Editorial Cartoon by Graeme MacKay, The Hamilton Spectator – Friday August 12, 2022
Cooler market helps housing consumers
You may have noticed the house around the corner with the For Sale sign planted on its lawn.
You may have noticed that the house didn’t sell in its first week on the market. Or week two. Three weeks have now passed, and there it still sits. Is it just because it’s summer? Or is it something else? It’s something else.
The correction in the housing market has arrived, as the latest numbers released by various housing groups show. The slowdown is more rapid and dramatic than most predicted. Days on the market are growing; active listings are up.
The most recent housing market forecast from the Royal Bank is predicting a national slump in resales outpacing previous peak-to-trough declines, as the bank phrases it, comparing its predictions of what lies ahead to, say, 1981-’82, or 2008-’09.
As the slowdown in the national housing market gained momentum last month, the average selling price of a home touched $665,850 — a decline of almost 20 per cent since February. Average selling prices have declined each month since February 2022, and are down by 1.8 per cent compared to what they were a year ago.
The Canadian Real Estate Association (CREA), which represents more than 100,000 brokers, agents and salespeople across the country, said in July that the volume of home sales fell by 5.6 per cent during the month, and is down by almost one-quarter compared to last year.
It is worth noting that Ontario is leading the way down, as selling prices in the province’s suburban markets that rose the most during the pandemic are now coming back to earth.
“Activity continues to slow in the face of rising interest rates and uncertainty,” CREA chair Jill Oudil said in a statement.
Naturally enough, these reports are headline generating. It’s human nature to be keenly attentive to such language as “plummet,” or “historic correction,” or images of popping bubbles.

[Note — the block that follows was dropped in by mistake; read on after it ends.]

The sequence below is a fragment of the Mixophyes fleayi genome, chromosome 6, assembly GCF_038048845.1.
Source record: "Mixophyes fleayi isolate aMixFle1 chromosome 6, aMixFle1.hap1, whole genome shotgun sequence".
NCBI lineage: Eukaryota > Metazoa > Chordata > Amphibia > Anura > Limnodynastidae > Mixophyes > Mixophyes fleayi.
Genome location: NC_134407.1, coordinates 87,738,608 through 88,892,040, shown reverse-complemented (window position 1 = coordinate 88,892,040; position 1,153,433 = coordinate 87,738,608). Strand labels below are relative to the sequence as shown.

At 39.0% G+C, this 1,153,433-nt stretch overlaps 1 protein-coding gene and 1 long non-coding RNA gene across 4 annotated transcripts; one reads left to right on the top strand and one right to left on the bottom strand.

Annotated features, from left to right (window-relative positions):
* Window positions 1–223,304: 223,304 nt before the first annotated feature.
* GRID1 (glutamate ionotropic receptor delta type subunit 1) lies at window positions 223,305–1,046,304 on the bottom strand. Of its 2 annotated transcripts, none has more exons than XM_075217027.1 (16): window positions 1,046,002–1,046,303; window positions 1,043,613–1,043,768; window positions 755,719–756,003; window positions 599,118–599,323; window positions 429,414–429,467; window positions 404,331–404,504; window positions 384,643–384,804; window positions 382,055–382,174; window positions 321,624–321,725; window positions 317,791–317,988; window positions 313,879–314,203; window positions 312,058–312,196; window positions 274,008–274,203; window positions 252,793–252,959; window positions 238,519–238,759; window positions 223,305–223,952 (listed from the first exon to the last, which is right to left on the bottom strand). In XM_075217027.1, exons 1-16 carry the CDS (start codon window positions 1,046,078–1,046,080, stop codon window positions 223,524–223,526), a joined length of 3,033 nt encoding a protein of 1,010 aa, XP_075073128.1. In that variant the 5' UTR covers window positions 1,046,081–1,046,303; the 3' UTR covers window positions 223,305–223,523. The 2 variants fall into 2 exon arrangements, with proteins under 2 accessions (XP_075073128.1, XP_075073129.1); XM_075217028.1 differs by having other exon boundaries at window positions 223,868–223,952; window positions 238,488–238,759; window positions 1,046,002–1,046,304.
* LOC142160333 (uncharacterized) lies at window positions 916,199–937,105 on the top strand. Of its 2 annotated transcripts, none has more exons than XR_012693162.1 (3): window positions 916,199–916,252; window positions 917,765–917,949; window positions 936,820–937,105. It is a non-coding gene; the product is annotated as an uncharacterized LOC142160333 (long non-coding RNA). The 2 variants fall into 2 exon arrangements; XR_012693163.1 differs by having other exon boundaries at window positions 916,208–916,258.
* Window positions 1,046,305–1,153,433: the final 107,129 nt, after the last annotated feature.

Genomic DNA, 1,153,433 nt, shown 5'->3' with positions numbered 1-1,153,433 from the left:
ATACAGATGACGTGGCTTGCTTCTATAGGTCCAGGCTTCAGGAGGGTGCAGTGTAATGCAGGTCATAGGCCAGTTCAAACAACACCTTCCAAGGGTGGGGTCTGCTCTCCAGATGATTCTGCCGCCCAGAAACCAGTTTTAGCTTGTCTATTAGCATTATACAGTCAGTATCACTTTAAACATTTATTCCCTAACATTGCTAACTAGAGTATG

But the more nuanced language tells us what we really need to know. RBC’s predictions, should they come true, translate into what the bank calls “a welcome cooldown following a two-year-long frenzy.” This is a correction, not a collapse, the bank concluded, with its long-range forecast pinning the end of the correction to sometime in the first half of next year.
We can agree that the housing market has been galloping through a prolonged stage of delirium, one in which abnormally low interest rates played a central role. And then came COVID, with the Bank of Canada responding to the economic impacts of the pandemic by lowering its key interest rate to one quarter of a per cent. And we can see how the current environment of rising interest rates, especially the significant 100-basis-point increase to the bank’s benchmark rate last month, are now pulling sharply on the reins.
And, yes, pain will be felt by those homeowners having to renegotiate their mortgages. A further increase to the Bank of Canada’s rate is expected at its next rate setting in a month’s time.
There is an upside. What the data really demonstrates is not price growth, but price moderation. Explosive growth in demand and prices could not continue indefinitely. The apogee of the madness arrived in the form of blind bidding, which we previously argued should not be allowed, and condition-free offers that resulted in some desperate purchasers waiving home inspections only to gaze balefully at previously undetected problems, from creeping mould to sketchy electrical work to sagging floor joists. That’s a lousy surprise outcome when making what for many is the most significant financial decision of their lives.
Where does this leave us? With the balance of power shifting back toward the consumer, that’s where. And with a growing sense that a return to sanity in the real estate market is, at last, upon us. (Hamilton Spectator Editorial)